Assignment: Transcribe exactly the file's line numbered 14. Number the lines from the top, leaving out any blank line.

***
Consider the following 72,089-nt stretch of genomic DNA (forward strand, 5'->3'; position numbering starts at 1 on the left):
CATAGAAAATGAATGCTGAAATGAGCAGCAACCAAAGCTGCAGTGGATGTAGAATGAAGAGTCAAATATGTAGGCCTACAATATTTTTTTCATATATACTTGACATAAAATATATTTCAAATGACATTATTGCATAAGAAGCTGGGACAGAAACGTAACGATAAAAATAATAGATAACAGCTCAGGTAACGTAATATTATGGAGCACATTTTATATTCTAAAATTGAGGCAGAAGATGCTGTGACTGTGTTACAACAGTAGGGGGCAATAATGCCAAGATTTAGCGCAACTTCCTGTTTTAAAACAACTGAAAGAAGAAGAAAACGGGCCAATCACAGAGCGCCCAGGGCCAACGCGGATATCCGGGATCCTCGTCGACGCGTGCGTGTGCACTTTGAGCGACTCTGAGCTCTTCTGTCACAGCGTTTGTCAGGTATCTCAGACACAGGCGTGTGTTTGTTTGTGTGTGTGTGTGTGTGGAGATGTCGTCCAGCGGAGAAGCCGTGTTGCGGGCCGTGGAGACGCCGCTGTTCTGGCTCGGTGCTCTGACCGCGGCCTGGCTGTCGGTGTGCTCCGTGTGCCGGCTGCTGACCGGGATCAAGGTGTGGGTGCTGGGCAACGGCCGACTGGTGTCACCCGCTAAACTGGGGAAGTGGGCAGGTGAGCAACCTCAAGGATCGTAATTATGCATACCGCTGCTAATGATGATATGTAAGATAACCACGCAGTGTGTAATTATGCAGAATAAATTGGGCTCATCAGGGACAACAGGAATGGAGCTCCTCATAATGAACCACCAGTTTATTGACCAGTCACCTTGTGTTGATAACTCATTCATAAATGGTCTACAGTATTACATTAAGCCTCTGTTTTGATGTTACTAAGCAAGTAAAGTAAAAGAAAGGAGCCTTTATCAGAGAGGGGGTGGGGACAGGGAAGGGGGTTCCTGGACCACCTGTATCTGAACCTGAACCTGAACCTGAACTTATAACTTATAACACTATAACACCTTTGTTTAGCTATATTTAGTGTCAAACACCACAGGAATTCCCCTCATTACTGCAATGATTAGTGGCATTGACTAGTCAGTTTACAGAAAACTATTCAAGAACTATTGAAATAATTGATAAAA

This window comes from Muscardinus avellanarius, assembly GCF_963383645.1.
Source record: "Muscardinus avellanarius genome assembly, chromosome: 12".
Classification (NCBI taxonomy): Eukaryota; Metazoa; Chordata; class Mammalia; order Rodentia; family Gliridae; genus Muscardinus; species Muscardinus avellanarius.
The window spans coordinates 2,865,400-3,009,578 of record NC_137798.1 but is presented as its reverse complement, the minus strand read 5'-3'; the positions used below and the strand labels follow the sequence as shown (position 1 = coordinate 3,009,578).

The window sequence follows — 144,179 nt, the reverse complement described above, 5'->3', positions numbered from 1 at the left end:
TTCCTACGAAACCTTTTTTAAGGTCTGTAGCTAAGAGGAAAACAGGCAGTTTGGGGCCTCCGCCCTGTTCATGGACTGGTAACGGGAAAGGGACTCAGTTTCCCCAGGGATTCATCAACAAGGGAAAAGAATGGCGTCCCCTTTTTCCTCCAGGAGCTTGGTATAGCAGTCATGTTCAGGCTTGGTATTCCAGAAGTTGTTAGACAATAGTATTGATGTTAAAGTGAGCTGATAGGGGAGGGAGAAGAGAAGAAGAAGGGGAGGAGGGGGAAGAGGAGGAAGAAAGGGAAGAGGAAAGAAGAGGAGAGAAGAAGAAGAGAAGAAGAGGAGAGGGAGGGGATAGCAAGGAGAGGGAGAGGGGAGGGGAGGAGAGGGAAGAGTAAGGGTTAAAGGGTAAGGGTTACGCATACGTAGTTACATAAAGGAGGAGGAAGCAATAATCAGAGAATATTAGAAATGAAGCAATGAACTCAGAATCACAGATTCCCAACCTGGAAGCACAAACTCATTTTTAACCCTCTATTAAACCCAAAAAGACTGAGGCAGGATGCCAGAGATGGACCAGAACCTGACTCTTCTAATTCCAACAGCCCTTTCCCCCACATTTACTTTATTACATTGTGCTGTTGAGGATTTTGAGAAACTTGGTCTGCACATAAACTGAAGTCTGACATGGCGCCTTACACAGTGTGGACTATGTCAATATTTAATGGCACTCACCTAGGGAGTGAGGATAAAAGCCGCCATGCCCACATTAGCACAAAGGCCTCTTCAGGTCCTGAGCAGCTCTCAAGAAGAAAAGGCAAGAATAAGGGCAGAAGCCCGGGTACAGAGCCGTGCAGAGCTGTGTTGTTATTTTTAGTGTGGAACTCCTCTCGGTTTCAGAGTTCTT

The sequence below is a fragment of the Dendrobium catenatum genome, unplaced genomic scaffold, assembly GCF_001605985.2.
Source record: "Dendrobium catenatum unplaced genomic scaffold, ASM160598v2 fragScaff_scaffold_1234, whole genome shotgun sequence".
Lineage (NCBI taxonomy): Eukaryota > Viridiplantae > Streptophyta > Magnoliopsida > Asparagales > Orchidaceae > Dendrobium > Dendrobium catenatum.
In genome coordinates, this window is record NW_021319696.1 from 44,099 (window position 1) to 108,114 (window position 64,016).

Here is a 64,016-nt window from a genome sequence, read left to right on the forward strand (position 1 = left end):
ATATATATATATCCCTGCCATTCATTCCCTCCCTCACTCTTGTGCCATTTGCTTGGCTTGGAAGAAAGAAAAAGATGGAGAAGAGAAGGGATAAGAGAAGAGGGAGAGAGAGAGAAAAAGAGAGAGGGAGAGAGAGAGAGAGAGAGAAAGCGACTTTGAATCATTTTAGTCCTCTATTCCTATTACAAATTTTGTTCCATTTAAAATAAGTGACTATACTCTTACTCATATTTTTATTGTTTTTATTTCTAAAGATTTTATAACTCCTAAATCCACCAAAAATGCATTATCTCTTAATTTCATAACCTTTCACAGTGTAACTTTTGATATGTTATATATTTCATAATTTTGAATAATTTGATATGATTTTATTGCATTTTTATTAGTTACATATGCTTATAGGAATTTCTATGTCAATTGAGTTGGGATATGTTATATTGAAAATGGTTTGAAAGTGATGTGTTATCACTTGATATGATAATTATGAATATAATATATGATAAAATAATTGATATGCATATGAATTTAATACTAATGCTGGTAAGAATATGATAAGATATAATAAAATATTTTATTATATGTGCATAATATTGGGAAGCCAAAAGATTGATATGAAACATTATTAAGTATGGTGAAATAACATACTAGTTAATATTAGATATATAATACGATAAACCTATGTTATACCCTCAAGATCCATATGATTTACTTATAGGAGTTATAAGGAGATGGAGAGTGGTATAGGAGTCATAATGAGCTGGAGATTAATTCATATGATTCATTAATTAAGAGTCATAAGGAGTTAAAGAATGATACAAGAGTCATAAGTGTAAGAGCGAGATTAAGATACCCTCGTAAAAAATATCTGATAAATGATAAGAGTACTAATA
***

ATATATATATATCCCTGCCATTCATTCCCTCCCTCACTCTTGTGCCATTTGCTTGGCTTGGAAGAAAGAAAAAGATGGAGAAGAGAAGGGATAAGAGAAGAGGGAGAGAGAGAGAAAAAGAGAGAGGGAGAGAGAGAGAGAGAGAGAAAGCGACTTTGAATCATTTTAGTCCTCTATTCCTATTACAAATTTTGTTCCATTTAAAATAAGTGACTATACTCTTACTCATATTTTTATTGTTTTTATTTCTAAAGATTTTATAACTCCTAAATCCACCAAAAATGCATTATCTCTTAATTTCATAACCTTTCACAGTGTAACTTTTGATATGTTATATATTTCATAATTTTGAATAATTTGATATGATTTTATTGCATTTTTATTAGTTACATATGCTTATAGGAATTTCTATGTCAATTGAGTTGGGATATGTTATATTGAAAATGGTTTGAAAGTGATGTGTTATCACTTGATATGATAATTATGAATATAATATATGATAAAATAATTGATATGCATATGAATTTAATACTAATGCTGGTAAGAATATGATAAGATATAATAAAATATTTTATTATATGTGCATAATATTGGGAAGCCAAAAGATTGATATGAAACATTATTAAGTATGGTGAAATAACATACTAGTTAATATTAGATATATAATACGATAAACCTATGTTATACCCTCAAGATCCATATGATTTACTTATAGGAGTTATAAGGAGATGGAGAGTGGTATAGGAGTCATAATGAGCTGGAGATTAATTCATATGATTCATTAATTAAGAGTCATAAGGAGTTAAAGAATGATACAAGAGTCATAAGTGTAAGAGCGAGATTAAGATACCCTCGTAAAAAATATCTGATAAATGATAAGAGTACTAATA